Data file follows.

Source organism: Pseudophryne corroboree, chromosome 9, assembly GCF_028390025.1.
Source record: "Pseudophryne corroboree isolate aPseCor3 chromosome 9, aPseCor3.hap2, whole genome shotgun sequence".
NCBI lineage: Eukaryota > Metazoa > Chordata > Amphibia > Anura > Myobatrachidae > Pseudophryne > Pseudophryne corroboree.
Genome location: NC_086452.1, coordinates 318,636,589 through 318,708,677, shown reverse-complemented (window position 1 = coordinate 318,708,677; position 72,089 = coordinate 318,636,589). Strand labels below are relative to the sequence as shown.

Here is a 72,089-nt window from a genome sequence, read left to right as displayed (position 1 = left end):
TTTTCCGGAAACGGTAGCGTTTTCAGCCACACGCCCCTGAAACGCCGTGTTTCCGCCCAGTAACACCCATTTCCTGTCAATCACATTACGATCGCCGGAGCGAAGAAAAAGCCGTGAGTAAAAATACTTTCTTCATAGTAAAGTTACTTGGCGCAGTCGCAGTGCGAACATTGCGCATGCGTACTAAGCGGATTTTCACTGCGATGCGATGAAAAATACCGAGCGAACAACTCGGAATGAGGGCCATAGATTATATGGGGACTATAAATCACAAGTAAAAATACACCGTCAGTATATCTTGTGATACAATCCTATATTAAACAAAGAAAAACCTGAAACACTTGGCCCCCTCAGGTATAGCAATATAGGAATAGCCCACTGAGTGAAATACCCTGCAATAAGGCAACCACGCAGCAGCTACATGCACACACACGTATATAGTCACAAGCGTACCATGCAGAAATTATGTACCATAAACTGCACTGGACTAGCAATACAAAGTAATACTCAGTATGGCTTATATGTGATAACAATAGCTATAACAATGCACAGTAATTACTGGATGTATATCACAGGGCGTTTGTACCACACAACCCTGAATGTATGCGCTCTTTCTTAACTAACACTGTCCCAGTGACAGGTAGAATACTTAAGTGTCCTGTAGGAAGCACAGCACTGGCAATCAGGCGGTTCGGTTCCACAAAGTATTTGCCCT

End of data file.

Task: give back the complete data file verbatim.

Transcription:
Source organism: Pseudophryne corroboree, chromosome 9, assembly GCF_028390025.1.
Source record: "Pseudophryne corroboree isolate aPseCor3 chromosome 9, aPseCor3.hap2, whole genome shotgun sequence".
NCBI lineage: Eukaryota > Metazoa > Chordata > Amphibia > Anura > Myobatrachidae > Pseudophryne > Pseudophryne corroboree.
Genome location: NC_086452.1, coordinates 318,636,589 through 318,708,677, shown reverse-complemented (window position 1 = coordinate 318,708,677; position 72,089 = coordinate 318,636,589). Strand labels below are relative to the sequence as shown.

Here is a 72,089-nt window from a genome sequence, read left to right as displayed (position 1 = left end):
TTTTCCGGAAACGGTAGCGTTTTCAGCCACACGCCCCTGAAACGCCGTGTTTCCGCCCAGTAACACCCATTTCCTGTCAATCACATTACGATCGCCGGAGCGAAGAAAAAGCCGTGAGTAAAAATACTTTCTTCATAGTAAAGTTACTTGGCGCAGTCGCAGTGCGAACATTGCGCATGCGTACTAAGCGGATTTTCACTGCGATGCGATGAAAAATACCGAGCGAACAACTCGGAATGAGGGCCATAGATTATATGGGGACTATAAATCACAAGTAAAAATACACCGTCAGTATATCTTGTGATACAATCCTATATTAAACAAAGAAAAACCTGAAACACTTGGCCCCCTCAGGTATAGCAATATAGGAATAGCCCACTGAGTGAAATACCCTGCAATAAGGCAACCACGCAGCAGCTACATGCACACACACGTATATAGTCACAAGCGTACCATGCAGAAATTATGTACCATAAACTGCACTGGACTAGCAATACAAAGTAATACTCAGTATGGCTTATATGTGATAACAATAGCTATAACAATGCACAGTAATTACTGGATGTATATCACAGGGCGTTTGTACCACACAACCCTGAATGTATGCGCTCTTTCTTAACTAACACTGTCCCAGTGACAGGTAGAATACTTAAGTGTCCTGTAGGAAGCACAGCACTGGCAATCAGGCGGTTCGGTTCCACAAAGTATTTGCCCT